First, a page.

You can either compete in an individual event, where you swim a race alone, or you can compete as part of a relay. A relay is typically a combination of 4 swimmers on the same team. Each swimmer takes turns completing parts of the race, typically 1/4 of the total distance. Relays are usually either freestyle, or a medley. A 200-freestyle medley means that swimmer #1 swims 50 yards freestyle, then swimmer #2 immediately swims the second leg, then swimmers #3 and #4 swim legs 3 and 4 consecutively. The entire group’s time is the final result of the race. A medley is similar, but each swimmer is responsible for completing a different stroke of the I.M. Swimmer #1 does backstroke, swimmer #2 does breaststroke, swimmer #3 does butterfly, and swimmer #4 does freestyle.
Scratching an event is declaring that, while you are at the meet and intend to race, you will not be participating in a particular race.
SHORT COURSE (SCM, or SCY) POOL
The term short course (SCM) is used globally, to identify a pool that is 25 meters (27.34 yd) in length. In the United States, the term “short course” (SCY) is commonly applied to 25 yards (22.86m) in length.
25: One length of the pool
50: Two lengths of the pool
100: Four lengths of the pool
A split is the exact second that divides one lap from another. Split time is the amount of time that adds up between two splits. A timer can record a split after one lap — the length of the pool; two laps — down and back — or any other distance he chooses. Calculating split times in swimming is a means of calculating an individual swimmer’s or relay team’s pace over a series of laps. Recording splits and calculating times is useful in determining what legs of the race are covered in what amount of time. Example: if your final time for a 100 freestyle is 1:10, your 1st split (first 50 yards) can be :30 seconds, and your 2nd split (second 50 yards) would be :40 seconds.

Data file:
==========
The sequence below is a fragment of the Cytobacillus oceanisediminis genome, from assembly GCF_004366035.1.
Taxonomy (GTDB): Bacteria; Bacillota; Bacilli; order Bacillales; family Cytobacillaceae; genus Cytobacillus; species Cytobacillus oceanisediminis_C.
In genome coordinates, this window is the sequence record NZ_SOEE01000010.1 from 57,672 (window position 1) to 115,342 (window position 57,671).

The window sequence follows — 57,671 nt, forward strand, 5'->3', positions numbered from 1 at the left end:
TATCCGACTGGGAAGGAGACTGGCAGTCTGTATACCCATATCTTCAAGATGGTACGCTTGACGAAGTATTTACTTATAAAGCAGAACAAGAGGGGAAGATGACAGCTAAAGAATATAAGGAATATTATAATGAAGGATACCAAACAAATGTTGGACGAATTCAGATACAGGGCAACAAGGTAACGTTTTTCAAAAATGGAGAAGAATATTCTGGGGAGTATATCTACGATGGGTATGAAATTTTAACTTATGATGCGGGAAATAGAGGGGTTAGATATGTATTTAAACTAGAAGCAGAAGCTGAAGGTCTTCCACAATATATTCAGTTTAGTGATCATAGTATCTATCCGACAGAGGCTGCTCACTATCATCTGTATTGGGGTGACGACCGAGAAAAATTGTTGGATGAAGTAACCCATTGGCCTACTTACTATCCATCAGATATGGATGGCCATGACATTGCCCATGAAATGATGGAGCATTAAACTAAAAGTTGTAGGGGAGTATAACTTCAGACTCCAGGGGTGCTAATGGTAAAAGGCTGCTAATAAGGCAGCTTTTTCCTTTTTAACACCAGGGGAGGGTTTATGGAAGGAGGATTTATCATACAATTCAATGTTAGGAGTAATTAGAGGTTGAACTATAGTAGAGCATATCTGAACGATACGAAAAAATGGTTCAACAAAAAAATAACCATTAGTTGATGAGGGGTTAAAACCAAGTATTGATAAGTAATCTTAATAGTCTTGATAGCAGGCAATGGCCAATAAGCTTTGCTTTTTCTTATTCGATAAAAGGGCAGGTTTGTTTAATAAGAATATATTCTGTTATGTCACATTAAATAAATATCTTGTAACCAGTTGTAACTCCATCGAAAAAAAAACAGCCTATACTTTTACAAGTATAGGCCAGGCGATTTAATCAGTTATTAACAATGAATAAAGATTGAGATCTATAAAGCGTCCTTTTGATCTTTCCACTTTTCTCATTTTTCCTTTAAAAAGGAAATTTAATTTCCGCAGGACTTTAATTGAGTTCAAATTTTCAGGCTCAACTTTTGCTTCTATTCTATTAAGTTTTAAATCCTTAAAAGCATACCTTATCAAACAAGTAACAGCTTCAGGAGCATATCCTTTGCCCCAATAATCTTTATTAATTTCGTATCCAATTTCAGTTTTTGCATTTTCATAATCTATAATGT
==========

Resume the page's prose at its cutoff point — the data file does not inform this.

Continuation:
The official in charge of signaling the beginning of the race.
Butterfly - double arm and double kick with body moving in a wave like motion and straight arm recovery
Backstroke - alternating arm and kick with pronounced roll on each pull
Breaststroke - double arm and kick, underwater recovery, modified frog kick
Freestyle - alternating arm and kick, breathing to side, standard stroke used by all
STROKE AND TURN JUDGE
The official positioned at the edge of the pool watching swimmers during the event. If the Stroke and Turn Judge sees a stroke infraction, they report to the Referee and the swimmer may be disqualified.
One of the volunteers behind each lane responsible for getting stop watch times for each race and activating the backup buttons for the automatic timing system. There are typically 2 to 3 timers assigned to each lane.
The touchpad is the area at the end of each lane in the pool where a swimmer’s time is registered and sent electronically to the timing system and the scoreboard. This touchpad is very sensitive and works best when you push your fingers into it aggressively at the end of your race to ensure your split is recorded.
A planned period prior to a meet for swimmers to get their muscles loose and ready to race.
The recorded time from a watch started and stopped manually by a lane timer.